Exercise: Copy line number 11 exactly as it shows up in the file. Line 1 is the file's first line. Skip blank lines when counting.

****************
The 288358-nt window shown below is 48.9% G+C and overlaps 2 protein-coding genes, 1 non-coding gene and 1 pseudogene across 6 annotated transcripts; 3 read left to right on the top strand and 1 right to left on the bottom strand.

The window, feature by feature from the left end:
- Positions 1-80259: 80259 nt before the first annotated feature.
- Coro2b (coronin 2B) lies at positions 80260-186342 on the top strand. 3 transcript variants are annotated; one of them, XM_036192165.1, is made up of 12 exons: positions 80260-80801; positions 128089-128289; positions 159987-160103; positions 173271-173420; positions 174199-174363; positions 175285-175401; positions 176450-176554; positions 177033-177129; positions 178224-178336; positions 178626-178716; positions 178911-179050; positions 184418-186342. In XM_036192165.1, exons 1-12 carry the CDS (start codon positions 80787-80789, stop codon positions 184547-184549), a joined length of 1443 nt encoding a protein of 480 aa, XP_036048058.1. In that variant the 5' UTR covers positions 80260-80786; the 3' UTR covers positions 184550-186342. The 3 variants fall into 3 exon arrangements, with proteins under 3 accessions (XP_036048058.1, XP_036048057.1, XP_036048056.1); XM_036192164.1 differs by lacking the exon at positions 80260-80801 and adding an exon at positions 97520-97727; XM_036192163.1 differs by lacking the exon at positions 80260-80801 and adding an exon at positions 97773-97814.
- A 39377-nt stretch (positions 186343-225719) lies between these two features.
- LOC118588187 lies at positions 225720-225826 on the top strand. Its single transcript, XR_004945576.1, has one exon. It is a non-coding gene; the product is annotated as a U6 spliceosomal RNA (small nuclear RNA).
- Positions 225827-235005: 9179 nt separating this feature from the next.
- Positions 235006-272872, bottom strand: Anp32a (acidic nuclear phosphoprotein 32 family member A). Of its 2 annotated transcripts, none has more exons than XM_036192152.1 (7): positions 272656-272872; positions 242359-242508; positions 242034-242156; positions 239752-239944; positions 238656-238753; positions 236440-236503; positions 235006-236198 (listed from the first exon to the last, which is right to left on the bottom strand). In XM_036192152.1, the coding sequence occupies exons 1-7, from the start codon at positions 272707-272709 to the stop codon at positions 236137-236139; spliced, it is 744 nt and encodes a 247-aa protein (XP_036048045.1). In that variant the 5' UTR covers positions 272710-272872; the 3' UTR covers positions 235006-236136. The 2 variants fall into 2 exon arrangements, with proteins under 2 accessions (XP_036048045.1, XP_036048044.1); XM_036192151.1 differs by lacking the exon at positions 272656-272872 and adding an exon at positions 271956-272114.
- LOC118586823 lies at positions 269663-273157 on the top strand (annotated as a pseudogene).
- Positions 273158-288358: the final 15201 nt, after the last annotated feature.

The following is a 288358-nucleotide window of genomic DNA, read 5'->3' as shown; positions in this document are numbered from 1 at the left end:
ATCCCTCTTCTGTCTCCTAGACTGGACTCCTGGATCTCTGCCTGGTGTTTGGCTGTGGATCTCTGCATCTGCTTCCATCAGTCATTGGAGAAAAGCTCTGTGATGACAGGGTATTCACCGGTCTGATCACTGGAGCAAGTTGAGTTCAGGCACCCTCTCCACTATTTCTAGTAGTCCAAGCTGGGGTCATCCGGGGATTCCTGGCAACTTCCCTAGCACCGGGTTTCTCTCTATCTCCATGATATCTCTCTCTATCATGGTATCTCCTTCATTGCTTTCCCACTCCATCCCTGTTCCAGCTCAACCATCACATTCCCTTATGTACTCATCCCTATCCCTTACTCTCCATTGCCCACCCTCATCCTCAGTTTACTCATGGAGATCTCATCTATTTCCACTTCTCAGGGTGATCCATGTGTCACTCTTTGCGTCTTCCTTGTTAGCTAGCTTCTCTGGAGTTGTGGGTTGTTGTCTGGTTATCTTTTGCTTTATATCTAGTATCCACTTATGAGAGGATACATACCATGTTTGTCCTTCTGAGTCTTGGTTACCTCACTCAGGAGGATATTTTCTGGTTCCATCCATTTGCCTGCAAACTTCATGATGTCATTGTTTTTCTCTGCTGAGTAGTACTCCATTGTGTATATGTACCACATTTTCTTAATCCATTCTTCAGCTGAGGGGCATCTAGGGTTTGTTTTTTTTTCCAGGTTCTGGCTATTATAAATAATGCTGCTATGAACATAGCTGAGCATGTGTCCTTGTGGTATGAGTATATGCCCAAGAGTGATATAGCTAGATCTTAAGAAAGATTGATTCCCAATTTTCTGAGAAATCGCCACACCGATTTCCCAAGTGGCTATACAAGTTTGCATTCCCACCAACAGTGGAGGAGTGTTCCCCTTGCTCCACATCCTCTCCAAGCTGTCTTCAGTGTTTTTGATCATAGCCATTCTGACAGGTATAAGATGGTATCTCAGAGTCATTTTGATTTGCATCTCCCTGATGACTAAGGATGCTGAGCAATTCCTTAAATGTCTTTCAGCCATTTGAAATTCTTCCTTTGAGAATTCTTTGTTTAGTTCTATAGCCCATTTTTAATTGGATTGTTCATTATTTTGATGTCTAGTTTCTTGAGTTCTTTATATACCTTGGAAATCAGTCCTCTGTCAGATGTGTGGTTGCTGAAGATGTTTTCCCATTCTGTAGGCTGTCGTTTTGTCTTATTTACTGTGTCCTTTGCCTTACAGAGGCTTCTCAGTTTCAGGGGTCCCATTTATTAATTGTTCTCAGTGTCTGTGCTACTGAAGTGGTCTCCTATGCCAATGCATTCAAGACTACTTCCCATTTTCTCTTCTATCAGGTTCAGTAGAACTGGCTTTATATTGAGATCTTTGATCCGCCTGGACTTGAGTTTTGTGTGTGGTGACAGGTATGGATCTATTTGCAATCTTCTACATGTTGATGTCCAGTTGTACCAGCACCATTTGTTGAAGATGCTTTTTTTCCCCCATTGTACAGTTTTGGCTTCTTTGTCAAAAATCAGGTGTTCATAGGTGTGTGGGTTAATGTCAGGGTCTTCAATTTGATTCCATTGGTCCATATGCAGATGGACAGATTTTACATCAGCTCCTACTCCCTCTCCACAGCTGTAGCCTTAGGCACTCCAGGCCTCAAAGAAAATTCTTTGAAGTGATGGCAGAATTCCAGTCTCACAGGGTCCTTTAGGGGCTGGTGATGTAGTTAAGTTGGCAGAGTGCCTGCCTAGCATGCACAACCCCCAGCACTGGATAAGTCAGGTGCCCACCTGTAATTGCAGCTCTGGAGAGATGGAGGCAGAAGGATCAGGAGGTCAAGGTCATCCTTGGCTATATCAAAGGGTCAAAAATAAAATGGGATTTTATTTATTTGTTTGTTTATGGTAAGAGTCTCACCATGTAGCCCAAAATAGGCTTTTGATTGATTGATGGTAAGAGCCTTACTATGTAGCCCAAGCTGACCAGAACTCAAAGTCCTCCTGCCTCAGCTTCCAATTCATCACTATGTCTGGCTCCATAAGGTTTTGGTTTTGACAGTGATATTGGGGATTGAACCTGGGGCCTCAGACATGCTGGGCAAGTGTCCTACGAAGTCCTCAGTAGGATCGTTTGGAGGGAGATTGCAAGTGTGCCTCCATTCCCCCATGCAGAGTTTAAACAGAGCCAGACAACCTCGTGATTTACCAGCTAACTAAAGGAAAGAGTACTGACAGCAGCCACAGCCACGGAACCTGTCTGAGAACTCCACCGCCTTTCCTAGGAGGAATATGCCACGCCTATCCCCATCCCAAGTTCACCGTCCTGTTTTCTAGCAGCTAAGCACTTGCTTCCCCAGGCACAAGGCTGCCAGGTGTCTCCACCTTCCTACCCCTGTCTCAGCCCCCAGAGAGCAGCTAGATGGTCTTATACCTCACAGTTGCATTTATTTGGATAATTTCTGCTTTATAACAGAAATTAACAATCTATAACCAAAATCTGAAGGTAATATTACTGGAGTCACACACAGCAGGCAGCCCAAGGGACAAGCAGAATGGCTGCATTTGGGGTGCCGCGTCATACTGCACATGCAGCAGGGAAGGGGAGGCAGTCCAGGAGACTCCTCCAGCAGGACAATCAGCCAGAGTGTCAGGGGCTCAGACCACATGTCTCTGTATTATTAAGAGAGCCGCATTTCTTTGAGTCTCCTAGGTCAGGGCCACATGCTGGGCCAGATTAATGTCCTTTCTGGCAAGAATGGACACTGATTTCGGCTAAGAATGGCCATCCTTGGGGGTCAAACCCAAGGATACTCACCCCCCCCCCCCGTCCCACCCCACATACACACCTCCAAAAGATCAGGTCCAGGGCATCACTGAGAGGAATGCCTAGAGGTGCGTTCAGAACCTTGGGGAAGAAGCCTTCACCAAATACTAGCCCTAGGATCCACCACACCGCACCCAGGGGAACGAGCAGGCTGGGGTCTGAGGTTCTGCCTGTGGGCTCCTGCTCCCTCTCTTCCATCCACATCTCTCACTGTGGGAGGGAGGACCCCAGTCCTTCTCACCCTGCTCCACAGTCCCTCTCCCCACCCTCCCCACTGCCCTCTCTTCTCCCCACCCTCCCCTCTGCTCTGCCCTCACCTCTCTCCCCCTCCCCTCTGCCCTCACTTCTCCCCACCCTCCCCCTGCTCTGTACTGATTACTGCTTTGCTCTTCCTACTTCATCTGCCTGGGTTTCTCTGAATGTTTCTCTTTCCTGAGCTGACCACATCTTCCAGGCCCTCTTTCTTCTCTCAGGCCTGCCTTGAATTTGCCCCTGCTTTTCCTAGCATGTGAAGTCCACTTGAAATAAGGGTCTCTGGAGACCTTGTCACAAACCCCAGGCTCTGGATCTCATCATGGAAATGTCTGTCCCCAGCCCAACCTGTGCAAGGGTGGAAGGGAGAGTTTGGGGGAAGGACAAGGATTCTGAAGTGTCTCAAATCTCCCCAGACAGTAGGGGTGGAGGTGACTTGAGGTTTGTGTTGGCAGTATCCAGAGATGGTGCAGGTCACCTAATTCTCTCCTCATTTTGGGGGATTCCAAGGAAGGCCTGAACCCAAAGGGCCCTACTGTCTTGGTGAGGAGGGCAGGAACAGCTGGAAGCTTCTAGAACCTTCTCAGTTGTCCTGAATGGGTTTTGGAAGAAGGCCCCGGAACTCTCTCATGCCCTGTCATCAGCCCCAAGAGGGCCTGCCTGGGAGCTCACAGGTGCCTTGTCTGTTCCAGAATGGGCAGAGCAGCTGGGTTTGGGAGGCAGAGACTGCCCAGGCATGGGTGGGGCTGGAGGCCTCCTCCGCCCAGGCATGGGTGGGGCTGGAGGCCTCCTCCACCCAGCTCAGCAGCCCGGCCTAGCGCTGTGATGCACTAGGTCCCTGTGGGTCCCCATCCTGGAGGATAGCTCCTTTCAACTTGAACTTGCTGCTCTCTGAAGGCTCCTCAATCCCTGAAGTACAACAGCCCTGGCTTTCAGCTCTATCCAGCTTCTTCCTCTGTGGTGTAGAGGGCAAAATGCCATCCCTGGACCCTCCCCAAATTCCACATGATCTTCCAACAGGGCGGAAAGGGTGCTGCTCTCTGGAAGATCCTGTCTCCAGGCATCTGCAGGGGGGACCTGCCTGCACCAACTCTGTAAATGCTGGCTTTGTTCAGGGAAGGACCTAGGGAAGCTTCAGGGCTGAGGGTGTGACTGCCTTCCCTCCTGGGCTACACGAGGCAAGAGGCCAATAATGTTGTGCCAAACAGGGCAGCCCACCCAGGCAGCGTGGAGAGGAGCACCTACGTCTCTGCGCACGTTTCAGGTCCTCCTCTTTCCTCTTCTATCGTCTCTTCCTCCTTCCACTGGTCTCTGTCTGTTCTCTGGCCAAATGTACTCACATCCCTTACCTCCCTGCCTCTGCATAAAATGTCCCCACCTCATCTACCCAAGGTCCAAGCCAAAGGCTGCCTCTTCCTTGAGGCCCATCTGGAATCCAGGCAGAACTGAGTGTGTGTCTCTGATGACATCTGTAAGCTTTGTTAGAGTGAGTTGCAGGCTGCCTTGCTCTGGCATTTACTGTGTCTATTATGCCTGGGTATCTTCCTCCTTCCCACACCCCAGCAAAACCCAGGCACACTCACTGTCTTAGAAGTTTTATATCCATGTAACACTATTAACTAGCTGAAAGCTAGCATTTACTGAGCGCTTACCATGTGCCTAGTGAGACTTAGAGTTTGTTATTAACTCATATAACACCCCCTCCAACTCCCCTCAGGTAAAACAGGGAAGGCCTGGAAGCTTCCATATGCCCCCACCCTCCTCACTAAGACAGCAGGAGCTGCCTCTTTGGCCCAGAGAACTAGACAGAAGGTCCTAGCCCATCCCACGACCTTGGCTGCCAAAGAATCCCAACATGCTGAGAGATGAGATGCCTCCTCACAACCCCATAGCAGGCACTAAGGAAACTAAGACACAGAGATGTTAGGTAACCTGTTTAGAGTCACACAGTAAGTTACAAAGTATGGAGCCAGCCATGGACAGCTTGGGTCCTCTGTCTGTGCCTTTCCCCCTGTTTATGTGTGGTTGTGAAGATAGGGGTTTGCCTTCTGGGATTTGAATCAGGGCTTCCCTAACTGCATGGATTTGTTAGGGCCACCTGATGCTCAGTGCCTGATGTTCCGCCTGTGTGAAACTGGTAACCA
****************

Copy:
The following is a 288358-nucleotide window of genomic DNA, read 5'->3' as shown; positions in this document are numbered from 1 at the left end: